For those owners who would like to switch their dog to a vegetarian diet, there are a lot of options. Here are a few:
- Black Bean Bowl
- Kale and Quinoa
- Fruit and Veggie Melee
- Homemade Sweet Potato–Peanut Butter Vegan-Dog Delight
- Dr Ben’s Vegan Dog Food Recipe (video)
Vegetarian Dog Food Cookbooks
- Homemade Vegetarian Dog Food & Treat Recipes
- Dog Food Love: Allergy-Free Recipes, Vegetarian Edition
- Simple Little Vegan Dog Book
- Vegan Dogs
Natural Dog Food Recipes
Preservatives and chemicals are what you’re trying to avoid by not buying dog food from the store.
Natural Dog Food Cookbooks
Dry Dog Food Recipes
While all of these recipes are nutritious and delicious, they are a bit of a pain to serve. But dry dog food keeps longer and can be served with one hand in ten seconds.
Or you can make your wet food stores last longer by mixing them with some kibble.
- Crunchy Dog Food
- Droolworthy DIY Dry Dog Food Recipe
- Homemade Kibble
- Baked Dog Kibble
- DIY Dog Food (video)
Dry Dog Food Cookbooks
Recipes for Weight Loss
With America leading the globe in obesity rates, it’s no wonder that our dogs get fat too. And just like us, this extra weight can have a negative impact on their health.
If your pooch needs to lose his pooch, try out a few of these recipes. He’ll get back into his beach body in no time.
- Damn Delicious
- Weight Loss Diet
- Chicken, Rice, and Carrots – Healthy coat
- Turkey, Rice, and Veggies
- Shredded Chicken Salad – Low fat
- Healthy Hot Air (video)
Weight Loss Dog Food Cookbooks
Frozen Dog Food Recipes
For those of us who are short on time, or just like to do everything at once, making a large batch of dog food and freezing it is very handy.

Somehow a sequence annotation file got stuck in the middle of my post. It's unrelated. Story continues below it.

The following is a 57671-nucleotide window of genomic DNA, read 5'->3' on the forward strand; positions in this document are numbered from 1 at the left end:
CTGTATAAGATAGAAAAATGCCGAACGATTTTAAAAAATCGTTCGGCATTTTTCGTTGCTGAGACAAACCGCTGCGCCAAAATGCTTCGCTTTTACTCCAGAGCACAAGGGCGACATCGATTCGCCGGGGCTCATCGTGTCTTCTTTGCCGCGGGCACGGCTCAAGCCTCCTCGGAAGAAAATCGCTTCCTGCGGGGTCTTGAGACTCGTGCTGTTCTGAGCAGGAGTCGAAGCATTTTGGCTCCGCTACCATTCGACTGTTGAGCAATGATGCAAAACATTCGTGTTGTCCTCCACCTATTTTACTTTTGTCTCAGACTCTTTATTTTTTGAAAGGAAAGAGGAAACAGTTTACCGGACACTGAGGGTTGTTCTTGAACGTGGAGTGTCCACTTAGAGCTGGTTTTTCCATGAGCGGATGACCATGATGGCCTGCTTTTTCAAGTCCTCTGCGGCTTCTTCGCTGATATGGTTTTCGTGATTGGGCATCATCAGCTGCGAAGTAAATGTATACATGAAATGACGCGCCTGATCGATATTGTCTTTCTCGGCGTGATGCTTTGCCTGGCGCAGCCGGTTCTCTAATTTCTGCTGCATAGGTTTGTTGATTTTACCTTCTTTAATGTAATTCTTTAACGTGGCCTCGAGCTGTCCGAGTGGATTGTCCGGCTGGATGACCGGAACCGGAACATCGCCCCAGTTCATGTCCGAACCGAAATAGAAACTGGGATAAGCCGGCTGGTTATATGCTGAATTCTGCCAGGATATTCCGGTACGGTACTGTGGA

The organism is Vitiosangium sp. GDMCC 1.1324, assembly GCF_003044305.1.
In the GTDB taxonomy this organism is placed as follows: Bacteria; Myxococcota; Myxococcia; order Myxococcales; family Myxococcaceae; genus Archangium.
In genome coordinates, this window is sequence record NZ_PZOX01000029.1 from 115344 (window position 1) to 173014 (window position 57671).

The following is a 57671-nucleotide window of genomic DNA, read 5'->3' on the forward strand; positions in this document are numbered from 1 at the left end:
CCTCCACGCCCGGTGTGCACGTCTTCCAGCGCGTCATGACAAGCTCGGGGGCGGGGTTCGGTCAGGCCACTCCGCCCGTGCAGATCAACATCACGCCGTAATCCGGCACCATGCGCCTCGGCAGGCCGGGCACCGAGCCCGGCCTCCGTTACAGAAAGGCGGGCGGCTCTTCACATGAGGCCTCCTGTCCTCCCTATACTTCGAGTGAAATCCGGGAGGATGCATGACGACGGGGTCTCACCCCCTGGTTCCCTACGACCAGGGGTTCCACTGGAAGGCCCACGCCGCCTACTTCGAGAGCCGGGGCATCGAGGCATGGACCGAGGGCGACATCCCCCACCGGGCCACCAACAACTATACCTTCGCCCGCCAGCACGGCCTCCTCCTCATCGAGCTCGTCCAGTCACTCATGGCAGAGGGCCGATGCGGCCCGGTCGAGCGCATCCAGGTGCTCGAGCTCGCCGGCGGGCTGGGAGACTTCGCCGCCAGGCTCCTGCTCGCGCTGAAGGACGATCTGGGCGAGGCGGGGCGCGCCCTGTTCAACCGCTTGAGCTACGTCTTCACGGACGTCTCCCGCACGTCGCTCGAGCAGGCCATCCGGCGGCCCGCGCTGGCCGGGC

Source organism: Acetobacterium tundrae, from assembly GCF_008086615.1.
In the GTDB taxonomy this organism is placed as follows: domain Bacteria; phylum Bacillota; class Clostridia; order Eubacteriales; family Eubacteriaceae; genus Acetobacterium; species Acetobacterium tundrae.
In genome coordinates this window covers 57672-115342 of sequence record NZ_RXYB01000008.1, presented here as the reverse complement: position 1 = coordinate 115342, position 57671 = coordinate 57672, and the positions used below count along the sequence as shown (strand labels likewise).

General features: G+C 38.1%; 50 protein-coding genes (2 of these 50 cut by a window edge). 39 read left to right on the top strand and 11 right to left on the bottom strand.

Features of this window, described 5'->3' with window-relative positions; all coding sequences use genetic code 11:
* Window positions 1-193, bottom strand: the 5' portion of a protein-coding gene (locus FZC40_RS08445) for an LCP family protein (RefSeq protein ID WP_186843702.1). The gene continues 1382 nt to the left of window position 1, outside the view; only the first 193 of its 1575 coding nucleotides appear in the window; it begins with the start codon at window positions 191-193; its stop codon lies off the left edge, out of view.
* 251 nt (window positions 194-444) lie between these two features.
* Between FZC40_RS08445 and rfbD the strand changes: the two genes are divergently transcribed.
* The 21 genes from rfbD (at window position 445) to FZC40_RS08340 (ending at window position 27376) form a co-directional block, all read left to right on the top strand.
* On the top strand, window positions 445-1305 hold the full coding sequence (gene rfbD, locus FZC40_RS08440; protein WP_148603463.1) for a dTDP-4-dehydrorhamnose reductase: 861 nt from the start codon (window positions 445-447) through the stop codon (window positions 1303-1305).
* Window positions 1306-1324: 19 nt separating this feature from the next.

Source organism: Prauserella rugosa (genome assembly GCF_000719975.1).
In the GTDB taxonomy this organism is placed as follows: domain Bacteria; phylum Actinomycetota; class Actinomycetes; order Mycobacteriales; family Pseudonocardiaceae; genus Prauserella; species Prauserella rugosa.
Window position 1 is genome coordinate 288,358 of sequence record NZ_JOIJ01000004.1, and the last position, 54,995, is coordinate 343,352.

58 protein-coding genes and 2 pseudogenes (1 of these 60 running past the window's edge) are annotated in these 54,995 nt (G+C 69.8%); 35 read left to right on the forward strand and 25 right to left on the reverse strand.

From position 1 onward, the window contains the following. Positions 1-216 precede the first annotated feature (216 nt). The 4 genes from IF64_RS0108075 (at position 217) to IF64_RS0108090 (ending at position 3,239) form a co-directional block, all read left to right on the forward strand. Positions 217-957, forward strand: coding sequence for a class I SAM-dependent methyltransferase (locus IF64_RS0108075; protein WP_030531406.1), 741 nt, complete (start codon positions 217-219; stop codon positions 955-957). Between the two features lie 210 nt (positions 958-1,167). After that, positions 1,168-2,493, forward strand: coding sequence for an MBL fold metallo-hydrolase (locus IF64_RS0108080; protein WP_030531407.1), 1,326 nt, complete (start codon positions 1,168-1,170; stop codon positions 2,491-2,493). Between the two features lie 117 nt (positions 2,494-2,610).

Take them out the day before or in the morning and they’ll be ready for Fido’s dinner.
- The Farmer’s Dog
- Chicken, Sweet Potatoes, and Kale
- Chicken Spinach Balls
- Raw Beef & Vegetable (video)
Cheap Dog Food Recipes
Most of the recipes on this list are pretty cheap to make, especially when you cook in bulk.
Here are a couple of meals that won’t dent your wallet.
- Beef Stew
- WiseBread’s Homemade Dog Food
- Cooked or Raw
- Food52’s Cheap Recipe
- Healthy & Inexpensive
- Easy, Healthy, and Cheap (video)
Food Add ins/Toppers
Whether your dog isn’t getting enough nutrients out of his regular diet or he needs extra supplements for a medical condition, adding what he needs into his food is pretty easy.
And there are a lot of options.
Adding glucosamine can ease joint pain and if your pup is lacking calcium, sprinkling egg shells into his meal can be a simple solution.
Of course, there are plenty of companies out there more than willing to sell you a pill or powder to add to your dog’s food but we’re talking about homemade solutions here!
So check out these food toppers for improving your dog’s health:
- Not-Quite Satin Balls – For weight gain
- Bone Broth
- Pumpkin Please – Pumpkin
- Chicken Stock
- Superfoods Topping (video)
- Egg Shell Calcium (video)
Dog Food Recipes for Small Dogs
When feeding a small dog, there are some things you need to keep in mind.
They have smaller mouths so whatever you feed them shouldn’t be too large for them to eat or get stuck in their throats.
They also have smaller stomachs (go figure!) so adjust their portions proportionally.
For more information on their nutrient needs, check out this article.
Dog Food Recipes for Large Dogs
This might come as a shocker to you but large dogs weigh more and have bigger bones than their smaller cousins.
Carrying around all that weight means that the larger your dog, the more prone to joint pain and calcium deficiencies.
Big dogs are also more likely to have digestive issues.
- Raw Diet for Big Dogs (video)
- Most of these recipes will work for big dogs, just keep an eye on if you need to add supplements
Do you have a recipe for homemade dog food that you’d like to share? Send it on over!
Still Have Questions?
Ask a Vet!